19. The cluster-areas remain the clusters. I’ve hypothesized culture, but the truth is WE DON’T KNOW. We just know they’re clusters, and they remain clusters and other places don’t “cluster”.

    Plague spirit. Any random outbreaks just got infected normally, but the clusters have a plague spirit in the middle.

    Someone call some kind of an exorcist….

              1. *grin* The former. And the latter. In 1800s Appalachia. Among other places and times.

                Memory loss, immortality, the curse of a *really* good sense of smell, bacon bans, a blend of myth and history (Christian and otherwise), themes of faithful partnership and vilest corruption, and the many ways a man confronts evil across a thousand individual lifetimes.

                It is a good backdrop to run a metric buttload of short stories because every “life story” is a snapshot of place and history with the same man facing similar problems (evil, corruption) in many different ways- mostly because his memories are fragmented each time he “dies.” But it only takes once for the curse to overwhelm him and turn a man in a monster’s body into a monster in truth.

                It started as an excuse to research, but kinda snowballed. Once it gets cleaned up a bit it might be sellable. Just have to find the time.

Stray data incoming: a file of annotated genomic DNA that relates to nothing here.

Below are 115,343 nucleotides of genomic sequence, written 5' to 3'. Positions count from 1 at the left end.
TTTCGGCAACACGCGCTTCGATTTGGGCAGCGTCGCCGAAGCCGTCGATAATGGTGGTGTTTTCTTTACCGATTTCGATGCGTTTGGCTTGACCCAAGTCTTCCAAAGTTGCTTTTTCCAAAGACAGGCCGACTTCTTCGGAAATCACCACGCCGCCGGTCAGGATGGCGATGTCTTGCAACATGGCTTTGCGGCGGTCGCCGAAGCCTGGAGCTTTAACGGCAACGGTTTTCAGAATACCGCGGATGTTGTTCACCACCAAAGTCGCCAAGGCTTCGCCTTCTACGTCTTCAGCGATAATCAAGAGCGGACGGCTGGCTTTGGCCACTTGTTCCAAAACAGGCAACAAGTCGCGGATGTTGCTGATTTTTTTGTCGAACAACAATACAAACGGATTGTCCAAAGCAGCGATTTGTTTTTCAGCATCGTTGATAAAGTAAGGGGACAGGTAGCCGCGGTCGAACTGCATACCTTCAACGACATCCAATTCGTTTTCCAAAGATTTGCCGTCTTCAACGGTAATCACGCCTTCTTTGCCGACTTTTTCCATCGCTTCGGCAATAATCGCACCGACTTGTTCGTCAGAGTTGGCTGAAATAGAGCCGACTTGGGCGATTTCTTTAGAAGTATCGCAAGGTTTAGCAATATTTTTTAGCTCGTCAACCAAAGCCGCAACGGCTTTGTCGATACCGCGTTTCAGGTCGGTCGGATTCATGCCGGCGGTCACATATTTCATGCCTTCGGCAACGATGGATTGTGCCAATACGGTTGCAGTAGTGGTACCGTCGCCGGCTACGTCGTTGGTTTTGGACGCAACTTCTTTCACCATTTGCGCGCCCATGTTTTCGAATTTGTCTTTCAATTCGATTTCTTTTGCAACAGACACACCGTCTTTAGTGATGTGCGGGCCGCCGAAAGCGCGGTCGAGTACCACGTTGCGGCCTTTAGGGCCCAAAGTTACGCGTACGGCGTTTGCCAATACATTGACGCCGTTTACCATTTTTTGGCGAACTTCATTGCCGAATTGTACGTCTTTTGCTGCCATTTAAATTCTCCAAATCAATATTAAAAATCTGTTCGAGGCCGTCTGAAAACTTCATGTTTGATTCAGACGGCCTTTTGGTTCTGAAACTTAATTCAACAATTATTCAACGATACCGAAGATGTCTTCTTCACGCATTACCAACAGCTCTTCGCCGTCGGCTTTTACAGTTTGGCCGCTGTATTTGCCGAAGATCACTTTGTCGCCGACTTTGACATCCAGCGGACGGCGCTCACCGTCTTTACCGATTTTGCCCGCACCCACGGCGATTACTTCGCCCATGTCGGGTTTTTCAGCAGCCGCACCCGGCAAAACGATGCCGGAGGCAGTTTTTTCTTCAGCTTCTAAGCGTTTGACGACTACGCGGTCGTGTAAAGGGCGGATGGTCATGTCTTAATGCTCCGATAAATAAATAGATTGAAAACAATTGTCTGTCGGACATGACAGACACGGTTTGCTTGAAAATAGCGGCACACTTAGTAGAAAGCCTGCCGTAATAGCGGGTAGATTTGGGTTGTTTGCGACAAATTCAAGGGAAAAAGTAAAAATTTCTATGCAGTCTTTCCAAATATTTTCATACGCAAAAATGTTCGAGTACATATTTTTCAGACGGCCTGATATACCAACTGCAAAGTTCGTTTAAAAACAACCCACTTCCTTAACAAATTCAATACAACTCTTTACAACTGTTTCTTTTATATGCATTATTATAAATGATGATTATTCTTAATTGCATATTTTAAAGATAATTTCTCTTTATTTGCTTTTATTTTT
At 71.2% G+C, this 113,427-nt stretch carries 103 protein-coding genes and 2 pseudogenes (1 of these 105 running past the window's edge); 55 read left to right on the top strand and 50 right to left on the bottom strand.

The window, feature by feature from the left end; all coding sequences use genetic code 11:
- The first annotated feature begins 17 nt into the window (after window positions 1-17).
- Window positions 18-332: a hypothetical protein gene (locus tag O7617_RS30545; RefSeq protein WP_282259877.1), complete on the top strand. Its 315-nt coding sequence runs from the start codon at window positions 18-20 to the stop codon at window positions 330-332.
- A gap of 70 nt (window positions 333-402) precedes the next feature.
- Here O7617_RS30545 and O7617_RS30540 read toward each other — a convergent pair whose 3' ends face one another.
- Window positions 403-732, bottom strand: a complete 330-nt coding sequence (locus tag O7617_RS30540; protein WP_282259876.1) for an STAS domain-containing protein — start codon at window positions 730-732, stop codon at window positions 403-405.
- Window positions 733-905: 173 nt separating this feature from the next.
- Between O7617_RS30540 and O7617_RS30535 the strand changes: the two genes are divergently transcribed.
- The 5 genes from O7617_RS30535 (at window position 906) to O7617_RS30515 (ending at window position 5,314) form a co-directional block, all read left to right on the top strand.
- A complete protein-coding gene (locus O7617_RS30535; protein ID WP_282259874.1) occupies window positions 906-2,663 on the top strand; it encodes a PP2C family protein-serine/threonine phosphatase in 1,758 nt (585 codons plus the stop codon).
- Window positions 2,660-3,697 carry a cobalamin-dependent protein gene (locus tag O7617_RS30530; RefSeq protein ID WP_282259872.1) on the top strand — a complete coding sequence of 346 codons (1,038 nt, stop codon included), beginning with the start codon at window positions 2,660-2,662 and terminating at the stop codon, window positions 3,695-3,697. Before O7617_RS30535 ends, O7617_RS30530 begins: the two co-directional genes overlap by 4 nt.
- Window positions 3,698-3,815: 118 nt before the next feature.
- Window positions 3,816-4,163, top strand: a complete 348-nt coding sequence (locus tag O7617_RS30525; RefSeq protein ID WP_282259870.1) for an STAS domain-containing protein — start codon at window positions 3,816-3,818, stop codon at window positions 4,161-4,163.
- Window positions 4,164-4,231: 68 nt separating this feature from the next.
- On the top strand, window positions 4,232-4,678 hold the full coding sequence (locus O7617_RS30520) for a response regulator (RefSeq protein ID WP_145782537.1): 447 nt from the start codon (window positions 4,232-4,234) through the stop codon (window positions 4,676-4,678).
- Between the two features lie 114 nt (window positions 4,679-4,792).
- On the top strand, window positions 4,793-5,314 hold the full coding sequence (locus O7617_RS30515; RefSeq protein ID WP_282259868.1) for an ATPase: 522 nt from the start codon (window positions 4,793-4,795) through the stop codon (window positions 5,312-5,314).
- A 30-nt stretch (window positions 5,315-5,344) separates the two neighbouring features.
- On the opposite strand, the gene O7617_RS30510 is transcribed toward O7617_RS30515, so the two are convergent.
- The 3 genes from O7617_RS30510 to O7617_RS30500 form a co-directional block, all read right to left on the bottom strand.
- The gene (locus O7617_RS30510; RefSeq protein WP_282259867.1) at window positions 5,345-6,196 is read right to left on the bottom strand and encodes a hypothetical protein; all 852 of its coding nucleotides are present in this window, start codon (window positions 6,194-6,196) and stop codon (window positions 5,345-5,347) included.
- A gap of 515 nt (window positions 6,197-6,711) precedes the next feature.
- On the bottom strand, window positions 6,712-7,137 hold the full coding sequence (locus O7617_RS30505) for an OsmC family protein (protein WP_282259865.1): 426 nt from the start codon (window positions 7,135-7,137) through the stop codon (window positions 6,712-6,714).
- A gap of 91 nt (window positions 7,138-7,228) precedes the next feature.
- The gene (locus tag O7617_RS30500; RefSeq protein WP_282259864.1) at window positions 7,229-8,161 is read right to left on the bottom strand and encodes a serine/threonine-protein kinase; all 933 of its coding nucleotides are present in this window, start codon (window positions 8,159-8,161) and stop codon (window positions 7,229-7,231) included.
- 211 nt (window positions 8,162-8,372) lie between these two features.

1. I was thinking about some thoughts I had had about Blacklight and the theology of Exalted.

    1. I’m starting to think that “asymptomatic” and “superspreader” are orthogonal, and the big clusters are where there are many people who have both characteristics running around as Covid Marys and Covid Martys.

      Which implies that the overall R0 is skewed way high by the A/S people and might be more like 1.5 for most.

      The problem is that the incubation time is long enough that there’s no way to backtrack to the A/S person.

      I also suspect that a person with a low viral load not only clears the disease quickly, but is only capable of spreading a low viral load to another person. Multiple low viral loads add up, though, and that’s what got the whistleblower Chinese doctor. The virus has been in the US for months, but at low levels such that any anomalous sickness/death got camouflaged as “influenza-like illness”. But at some point somebody got enough minor doses to create a major sickness, and they infected an A/S person with a major viral load, and then we’re off to the races, especially when they or their infectee visited Grandma at the old folk’s home*.

      Places where you would expect a high case and mortality rate (like SFO) just never got their Covid Mary and so their epidemics are what you would expect from an R0 = 1.5 progression. But Seattle and New York and Milan and Madrid got at least one if not more.

      (* BTW, a friend is a caregiver at a retirement home in Seattle. Her facility has zero cases, but other facilities run by the same company do, but in her words “they’re not very clean”.)